To connect MySQL with Python application, we'll use MySQL's official Python connector by installing its connector package. After installing the package, we can connect to our database using the following code:

import mysql.connector

config = {  
    'user': 'admin',
    'password': 'mypass',
    'host': 'aws-us-east-1-portal.23.dblayer.com',
    'port': 15942,
    'database': 'compose',

    # Create SSL connection with the self-signed certificate
    'ssl_verify_cert': True,
    'ssl_ca': 'cert.pem'
}

connect = mysql.connector.connect(**config)  
cur = connect.cursor()  
cur.execute("SHOW DATABASES")

for row in cur:  
    print(row[0])

connect.close()  

In this example, we're importing the MySQL connector and adding any connection parameters within a config dictionary. We're also initializing a secure connection using the deployment's self-signed certificate in the connection dictionary:

{ ...
    'ssl_verify_cert': True,
    'ssl_ca': 'cert.pem'
}

ssl_verify_cert requires the ssl_ca option. With the configuration option 'ssl_verify_cert': True, we're making sure that the server's certificate and the certificate stored in our application cert.pem are the same. If there's a certificate error, Python will return a ValueError indicating that the certificates don't match.

When establishing a connection, we can pass in the configuration dictionary into the connector's connect method like:

connect = mysql.connector.connect(**config)  

or insert the required arguments individually within the function. It depends on what's easier for you. A useful list of the available connection arguments can be found here.

The MySQL Python connector requires that a cursor object be instantiated in order to execute SQL queries. Therefore, in our code sample, we use the cursor method of the connection object here and assign it the variable cur:

cur = connect.cursor()  

Then, we assign the variable query to the SQL command, which tells MySQL to show all of the deployment's databases:

cur.execute("SHOW DATABASES")  

The execute method executes database operations that convert Python objects to MySQL commands over a secure connection. In this case, our execution method tells MySQL to show all the databases, which we then iterate over, log to the console, and close the connection:

for row in cur:  
    print(row[0])

connect.close()  

Connecting with Java

Perhaps the most frequent query that we get from customers is for details of how to connect to their Compose deployment using Java. Java's handling of certificates and SSL does make this process a bit more involved than other languages.

The first step in connecting to MySQL is to download and install MySQL's Connector/J JDBC driver.

We can then use the following code to connect to the deployment:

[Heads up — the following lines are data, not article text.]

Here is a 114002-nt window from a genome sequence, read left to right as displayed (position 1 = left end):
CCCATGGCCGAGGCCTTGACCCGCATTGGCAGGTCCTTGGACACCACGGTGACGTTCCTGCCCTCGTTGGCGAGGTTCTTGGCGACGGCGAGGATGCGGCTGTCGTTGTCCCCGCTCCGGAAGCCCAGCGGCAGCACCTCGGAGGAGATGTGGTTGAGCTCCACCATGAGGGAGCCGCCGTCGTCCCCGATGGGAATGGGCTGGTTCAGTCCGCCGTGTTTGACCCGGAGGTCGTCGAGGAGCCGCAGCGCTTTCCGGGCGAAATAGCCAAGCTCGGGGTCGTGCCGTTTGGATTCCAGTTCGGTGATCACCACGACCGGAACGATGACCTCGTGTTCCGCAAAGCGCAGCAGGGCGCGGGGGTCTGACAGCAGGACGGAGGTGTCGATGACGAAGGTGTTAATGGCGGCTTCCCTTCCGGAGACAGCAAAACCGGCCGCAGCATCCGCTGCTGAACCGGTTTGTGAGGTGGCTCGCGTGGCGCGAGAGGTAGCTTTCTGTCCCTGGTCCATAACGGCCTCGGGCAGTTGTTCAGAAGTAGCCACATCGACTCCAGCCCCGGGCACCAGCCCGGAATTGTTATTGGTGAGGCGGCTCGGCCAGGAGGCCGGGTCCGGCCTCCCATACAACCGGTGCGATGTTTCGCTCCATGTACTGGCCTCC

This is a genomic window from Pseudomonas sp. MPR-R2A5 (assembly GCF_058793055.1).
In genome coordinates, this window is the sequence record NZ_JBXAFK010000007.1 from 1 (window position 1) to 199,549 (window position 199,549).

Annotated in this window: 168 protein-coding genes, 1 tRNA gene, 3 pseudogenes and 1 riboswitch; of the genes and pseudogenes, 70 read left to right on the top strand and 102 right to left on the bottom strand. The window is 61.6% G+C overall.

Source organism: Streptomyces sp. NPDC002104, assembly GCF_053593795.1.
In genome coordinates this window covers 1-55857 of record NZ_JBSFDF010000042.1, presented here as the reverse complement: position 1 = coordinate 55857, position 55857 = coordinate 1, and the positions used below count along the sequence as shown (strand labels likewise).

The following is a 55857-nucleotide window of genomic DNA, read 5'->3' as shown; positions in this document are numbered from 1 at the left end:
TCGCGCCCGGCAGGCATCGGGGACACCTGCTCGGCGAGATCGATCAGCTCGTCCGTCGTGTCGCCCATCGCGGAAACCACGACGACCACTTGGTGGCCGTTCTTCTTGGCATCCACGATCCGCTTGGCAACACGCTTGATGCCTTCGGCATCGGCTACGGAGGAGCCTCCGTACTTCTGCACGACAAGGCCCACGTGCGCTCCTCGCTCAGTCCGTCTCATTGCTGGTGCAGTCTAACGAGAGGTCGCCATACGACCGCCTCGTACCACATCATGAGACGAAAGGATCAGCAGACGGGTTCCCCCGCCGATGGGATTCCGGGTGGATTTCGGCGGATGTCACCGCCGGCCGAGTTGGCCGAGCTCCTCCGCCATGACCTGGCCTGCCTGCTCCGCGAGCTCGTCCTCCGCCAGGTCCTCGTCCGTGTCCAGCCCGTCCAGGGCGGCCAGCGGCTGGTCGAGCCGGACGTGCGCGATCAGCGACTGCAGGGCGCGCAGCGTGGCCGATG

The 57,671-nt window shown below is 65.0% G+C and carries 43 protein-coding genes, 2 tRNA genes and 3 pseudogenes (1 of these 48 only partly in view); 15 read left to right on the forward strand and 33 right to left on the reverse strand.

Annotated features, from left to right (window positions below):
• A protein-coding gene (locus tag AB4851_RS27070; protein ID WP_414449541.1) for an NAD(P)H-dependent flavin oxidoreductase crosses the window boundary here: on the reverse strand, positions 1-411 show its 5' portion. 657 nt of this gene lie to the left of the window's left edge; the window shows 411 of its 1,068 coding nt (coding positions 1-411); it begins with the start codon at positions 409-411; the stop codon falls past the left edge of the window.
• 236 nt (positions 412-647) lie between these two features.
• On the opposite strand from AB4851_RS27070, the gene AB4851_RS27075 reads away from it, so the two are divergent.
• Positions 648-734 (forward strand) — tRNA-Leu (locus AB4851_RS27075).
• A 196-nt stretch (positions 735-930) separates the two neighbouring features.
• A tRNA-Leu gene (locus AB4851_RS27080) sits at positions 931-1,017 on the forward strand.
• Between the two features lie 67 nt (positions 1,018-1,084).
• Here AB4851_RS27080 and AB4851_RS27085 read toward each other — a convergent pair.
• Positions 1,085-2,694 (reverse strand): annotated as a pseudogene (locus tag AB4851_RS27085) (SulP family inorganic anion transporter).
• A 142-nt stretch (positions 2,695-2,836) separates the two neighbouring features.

import java.sql.*;

public class Main {

    public static void main(String[] args) {

       System.setProperty("javax.net.ssl.trustStore","/home/project/truststore");
   System.setProperty("javax.net.ssl.trustStorePassword","somepass");

       String user = "admin";
       String password = "mypass";
       String URL = "jdbc:mysql://aws-us-east-1-portal.23.dblayer.com:15942/compose" +

                "?verifyServerCertificate=true"+
                "&useSSL=true" +
                "&requireSSL=true";
        try {

            Connection conn = DriverManager.getConnection(URL, user, password);

            Statement st = conn.createStatement();
            ResultSet rs = st.executeQuery("SHOW DATABASES");

            while (rs.next()) {
                String dbname = rs.getString("Database");
                System.out.format("%s\n", dbname);
            }

            st.close();

        } catch (Exception ex) {
            ex.printStackTrace();
            System.out.println("Failed");
        }
    }
}

The basic information we need to set up a connection is within the connection string. We use that with the JDBC API and store that string in the variable URL:

String URL = "jdbc:mysql://aws-us-east-1-portal.23.dblayer.com:15942/compose?verifyServerCertificate=true&useSSL=true&requireSSL=true";  

The username and password for the deployment are stored in separate variables. These will be used to establish a connection with the JDBC DriverManager.getConnection() method. There, we will pass in the user, password, and the URL as arguments like:

String URL = "jdbc:mysql://aws-us-east-1-portal.23.dblayer.com:15942/compose?verifyServerCertificate=true&useSSL=true&requireSSL=true";  
String user = "admin";  
String password = "mypass";

Connection conn = DriverManager.getConnection(URL, user, password);  

Like Go's driver, the connection string includes the host name, port, and database we're connecting to, while the SSL options are appended to the connection string.

"?verifyServerCertificate=true&useSSL=true&requireSSL=true"